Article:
The village of Richfield Springs board of trustees voted May 28 to prohibit the use of tobacco products on any facilities and property, parks, recreation areas and shared public spaces under the jurisdiction of the village, according to a media release by Advancing Tobacco Free Communities — Delaware, Otsego & Schoharie Counties last week.
The spaces include, but are not limited to, the Richfield Springs Public Library, Cary Park, Memorial Park, Spring Park and Richfield Springs Municipal Park.
“The driving force behind the board’s vote was straightforward, the health concerns of our residents and visitors," Richfield Springs Mayor Robin Moshier said in the release. "We want to enhance people’s enjoyment of clean air and healthy activities. Our new tobacco-free policy will help protect all library, park and event patrons from the harmful effects of discarded cigarette butts and exposure to secondhand smoke and electronic cigarette aerosol.”
ATFC-DOS aims to reduce the negative impact of tobacco product marketing and price promotions on youth and adults at the point-of-sale, increase adoption of tobacco-free outdoor area policies, decrease secondhand smoke exposure in multi-unit housing and reduce tobacco imagery in youth-rated movies, internet and social media, according to its website.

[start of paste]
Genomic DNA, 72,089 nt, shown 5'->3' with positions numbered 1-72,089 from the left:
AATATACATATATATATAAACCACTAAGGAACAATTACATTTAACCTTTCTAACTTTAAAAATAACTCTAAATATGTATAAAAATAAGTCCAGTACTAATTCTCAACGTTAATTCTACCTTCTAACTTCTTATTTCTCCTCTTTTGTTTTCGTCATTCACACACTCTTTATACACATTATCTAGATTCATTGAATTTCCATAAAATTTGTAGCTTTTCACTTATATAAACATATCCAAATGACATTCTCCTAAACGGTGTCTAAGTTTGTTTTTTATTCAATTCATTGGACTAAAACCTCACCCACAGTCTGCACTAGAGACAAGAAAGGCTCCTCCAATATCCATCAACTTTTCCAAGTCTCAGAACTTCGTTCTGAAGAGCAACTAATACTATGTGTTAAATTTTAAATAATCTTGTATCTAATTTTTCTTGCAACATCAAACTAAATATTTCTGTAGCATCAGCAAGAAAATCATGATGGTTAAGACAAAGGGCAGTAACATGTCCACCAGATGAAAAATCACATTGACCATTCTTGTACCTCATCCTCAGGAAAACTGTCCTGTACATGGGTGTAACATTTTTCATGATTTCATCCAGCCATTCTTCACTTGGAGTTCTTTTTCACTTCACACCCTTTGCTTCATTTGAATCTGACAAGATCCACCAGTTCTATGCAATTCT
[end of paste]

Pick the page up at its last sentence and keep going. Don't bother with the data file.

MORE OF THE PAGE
“I was happy the village adopted a tobacco-free policy," said Jasmine Neill, a Reality Check member from Springfield, in the release. "There is no safe level of exposure to secondhand smoke or aerosol. Secondhand smoke is a dangerous mixture of over 7,000 chemicals, including 70 that cause cancer. Even aerosol from e-cigarettes contains some human carcinogens like formaldehyde and benzene.”
ATFC-DOS and its youth component, Reality Check, spoke to the board of trustees about tobacco issues and the benefits of tobacco-free outdoor areas, the release said. Before the village board meeting on June 25, ATFC-DOS presented Moshier with aluminum signs, A-frame signage and bench plates to post at the library and parks.
“Preventing and reducing tobacco use are important public health actions that can be taken to improve the health of New Yorkers,” said Linda Wegner, program director for ATFC-DOS, in the release. “When we implemented a telephone-based community survey in 2017, we found majority support in the three-county region for tobacco-free outdoor public places and outdoor community events. Seventy percent favored tobacco-free outdoor spaces and 67% favored tobacco-free outdoor community events.”